All that Hurricane Irene and Tropical Storm Lee wanted was to smash a few windows, flood some streets, and uproot an old tree here or there. But now they may indirectly end up shutting down the federal government, too! This really is a banner year for the forces of evil.
Yes, we may be facing the third installment of government shutdown brinksmanship this year, following the spring appropriations battle and the considerably more embarrassing and threatening debt ceiling showdown this summer. The current episode seems the least likely to produce the shutdown, since the size of the disagreement is much smaller. But it's a sticky one and this Congress is terrible, so.
Let's explain the slightly complicated situation. The government funding deal that was struck this spring runs out at the end of September, with the new fiscal year starting October 1. Congress is behind on the budget bills it needs to pass, so it hopes to pass a temporary resolution funding the government at current levels through mid-November. Leaders of both parties would like to include additional disaster relief funding in the temporary measure. Democrats want about $7 billion in disaster relief with no offsets; Republicans would like $3.65 billion with a partial offset of about $1-$1.5 billion in cuts to a program that subsidizes loans to car companies for manufacturing fuel-efficient vehicles. There's your gridlock that's holding up an agreement on government funding past September 30th! And since Congress plans to go on vacation — sorry, a "district work period" — next week, they'd prefer to work out this disagreement in the next few days.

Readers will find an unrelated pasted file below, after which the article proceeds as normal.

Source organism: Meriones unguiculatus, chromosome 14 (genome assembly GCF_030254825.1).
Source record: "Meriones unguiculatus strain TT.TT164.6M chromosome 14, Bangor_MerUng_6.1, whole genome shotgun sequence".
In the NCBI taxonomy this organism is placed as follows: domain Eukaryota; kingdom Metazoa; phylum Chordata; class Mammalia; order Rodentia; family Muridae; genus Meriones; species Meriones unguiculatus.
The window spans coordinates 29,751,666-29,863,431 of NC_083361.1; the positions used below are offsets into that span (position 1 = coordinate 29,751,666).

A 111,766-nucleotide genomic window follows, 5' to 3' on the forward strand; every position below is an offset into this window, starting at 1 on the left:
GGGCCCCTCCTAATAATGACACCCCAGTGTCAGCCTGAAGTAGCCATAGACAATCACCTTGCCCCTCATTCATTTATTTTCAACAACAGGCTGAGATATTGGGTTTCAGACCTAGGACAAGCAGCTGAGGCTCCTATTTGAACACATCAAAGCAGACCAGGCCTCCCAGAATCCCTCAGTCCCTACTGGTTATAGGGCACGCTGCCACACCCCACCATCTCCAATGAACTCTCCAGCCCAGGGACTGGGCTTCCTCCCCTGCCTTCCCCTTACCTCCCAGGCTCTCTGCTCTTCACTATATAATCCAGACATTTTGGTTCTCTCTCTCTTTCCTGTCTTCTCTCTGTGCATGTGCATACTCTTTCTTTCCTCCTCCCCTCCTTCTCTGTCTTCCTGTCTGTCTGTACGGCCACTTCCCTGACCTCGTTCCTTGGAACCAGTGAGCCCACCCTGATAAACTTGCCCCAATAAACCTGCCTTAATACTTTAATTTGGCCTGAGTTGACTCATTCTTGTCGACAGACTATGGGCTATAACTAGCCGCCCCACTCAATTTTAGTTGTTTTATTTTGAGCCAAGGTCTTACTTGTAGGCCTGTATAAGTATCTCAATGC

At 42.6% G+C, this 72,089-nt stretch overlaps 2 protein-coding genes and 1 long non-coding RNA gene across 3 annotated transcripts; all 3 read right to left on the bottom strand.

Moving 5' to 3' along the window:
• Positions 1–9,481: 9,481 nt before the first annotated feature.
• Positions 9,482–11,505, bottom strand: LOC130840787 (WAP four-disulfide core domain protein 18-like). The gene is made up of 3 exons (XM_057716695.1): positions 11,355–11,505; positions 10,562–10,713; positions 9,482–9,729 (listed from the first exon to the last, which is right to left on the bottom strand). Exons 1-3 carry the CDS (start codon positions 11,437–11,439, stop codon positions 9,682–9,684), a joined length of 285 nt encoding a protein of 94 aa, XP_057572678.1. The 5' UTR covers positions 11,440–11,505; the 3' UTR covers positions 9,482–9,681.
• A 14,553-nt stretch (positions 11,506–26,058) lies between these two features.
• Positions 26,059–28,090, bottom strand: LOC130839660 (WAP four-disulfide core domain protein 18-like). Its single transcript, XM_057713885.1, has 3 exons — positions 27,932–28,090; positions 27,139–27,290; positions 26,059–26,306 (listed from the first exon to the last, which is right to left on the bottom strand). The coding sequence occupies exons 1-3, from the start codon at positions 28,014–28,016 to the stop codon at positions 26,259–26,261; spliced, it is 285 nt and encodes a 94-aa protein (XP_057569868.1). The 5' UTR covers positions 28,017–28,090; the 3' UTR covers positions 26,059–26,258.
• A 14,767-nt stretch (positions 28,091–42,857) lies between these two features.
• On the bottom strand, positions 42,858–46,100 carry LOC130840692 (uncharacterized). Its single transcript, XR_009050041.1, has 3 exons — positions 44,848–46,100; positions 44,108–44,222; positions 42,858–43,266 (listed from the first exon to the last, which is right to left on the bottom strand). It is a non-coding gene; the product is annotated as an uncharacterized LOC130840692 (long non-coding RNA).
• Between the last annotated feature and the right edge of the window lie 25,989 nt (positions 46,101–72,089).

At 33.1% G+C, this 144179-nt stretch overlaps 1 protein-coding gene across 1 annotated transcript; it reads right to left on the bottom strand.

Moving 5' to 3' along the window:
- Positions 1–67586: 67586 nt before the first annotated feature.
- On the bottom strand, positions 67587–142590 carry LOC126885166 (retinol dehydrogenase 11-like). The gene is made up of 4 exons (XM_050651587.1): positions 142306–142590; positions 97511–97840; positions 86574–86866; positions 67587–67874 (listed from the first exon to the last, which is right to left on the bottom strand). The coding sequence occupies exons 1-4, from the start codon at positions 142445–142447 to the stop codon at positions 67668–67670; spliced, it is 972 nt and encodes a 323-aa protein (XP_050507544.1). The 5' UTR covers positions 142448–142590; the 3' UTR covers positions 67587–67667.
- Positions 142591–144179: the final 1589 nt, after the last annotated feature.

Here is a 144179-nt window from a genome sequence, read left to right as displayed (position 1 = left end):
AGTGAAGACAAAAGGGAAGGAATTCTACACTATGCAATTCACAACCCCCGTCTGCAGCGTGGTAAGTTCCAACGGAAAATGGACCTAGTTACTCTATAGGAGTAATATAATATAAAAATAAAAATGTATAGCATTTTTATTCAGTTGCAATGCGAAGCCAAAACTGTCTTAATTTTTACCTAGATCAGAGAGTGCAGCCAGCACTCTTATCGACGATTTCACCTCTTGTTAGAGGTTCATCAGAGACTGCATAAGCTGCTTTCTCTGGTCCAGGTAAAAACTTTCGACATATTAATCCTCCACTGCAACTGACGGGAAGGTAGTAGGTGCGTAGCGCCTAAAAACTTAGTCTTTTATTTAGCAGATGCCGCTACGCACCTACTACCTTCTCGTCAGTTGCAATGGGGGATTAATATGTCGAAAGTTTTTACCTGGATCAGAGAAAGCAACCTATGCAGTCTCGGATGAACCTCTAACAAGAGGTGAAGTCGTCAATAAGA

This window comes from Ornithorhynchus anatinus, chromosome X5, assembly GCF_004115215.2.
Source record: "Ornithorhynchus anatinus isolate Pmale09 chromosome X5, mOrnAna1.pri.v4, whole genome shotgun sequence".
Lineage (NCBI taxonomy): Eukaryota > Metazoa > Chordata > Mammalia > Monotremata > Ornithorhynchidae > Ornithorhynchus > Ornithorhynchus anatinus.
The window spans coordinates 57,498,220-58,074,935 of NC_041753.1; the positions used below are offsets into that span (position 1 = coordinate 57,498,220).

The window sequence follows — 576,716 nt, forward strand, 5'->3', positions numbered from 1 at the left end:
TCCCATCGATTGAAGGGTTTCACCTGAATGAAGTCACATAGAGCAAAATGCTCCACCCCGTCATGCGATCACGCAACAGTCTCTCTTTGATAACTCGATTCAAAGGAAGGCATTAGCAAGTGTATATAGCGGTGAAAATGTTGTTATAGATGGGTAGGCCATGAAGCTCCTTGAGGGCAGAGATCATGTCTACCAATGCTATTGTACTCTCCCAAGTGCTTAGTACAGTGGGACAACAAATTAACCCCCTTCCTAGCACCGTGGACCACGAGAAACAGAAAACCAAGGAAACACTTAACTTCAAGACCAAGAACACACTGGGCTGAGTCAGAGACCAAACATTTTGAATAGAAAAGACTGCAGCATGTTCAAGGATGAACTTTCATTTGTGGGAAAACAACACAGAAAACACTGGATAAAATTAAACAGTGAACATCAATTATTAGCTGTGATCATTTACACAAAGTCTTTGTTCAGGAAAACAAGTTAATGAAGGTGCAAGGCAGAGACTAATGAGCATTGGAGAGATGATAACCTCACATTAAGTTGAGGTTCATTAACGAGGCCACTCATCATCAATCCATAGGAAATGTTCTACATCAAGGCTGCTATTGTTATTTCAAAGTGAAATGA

Senate Democrats and House Republicans each have a bill, and each side is rejecting the other's plan and promising never to cave. And now we're seeing the first wave of "if there's a government shutdown, it's the other guy's fault" ass-covering, too! From the Washington Post:
"No one's intending to bring about a government shutdown here," [House Majority Leader Eric] Cantor said. "I think the country's sort of seen enough of that. The two sides have demonstrated a real difference as far as cutting spending is concerned. We're going to try to focus on where we can come together, pass the (measure) and continue to focus on the job creation that is so desperately needed."
Even so, Cantor argued that if the funding battle were to be brought to the brink, "it'll be on Leader Reid's shoulders, because he's the one playing politics with it."
[Image via AP]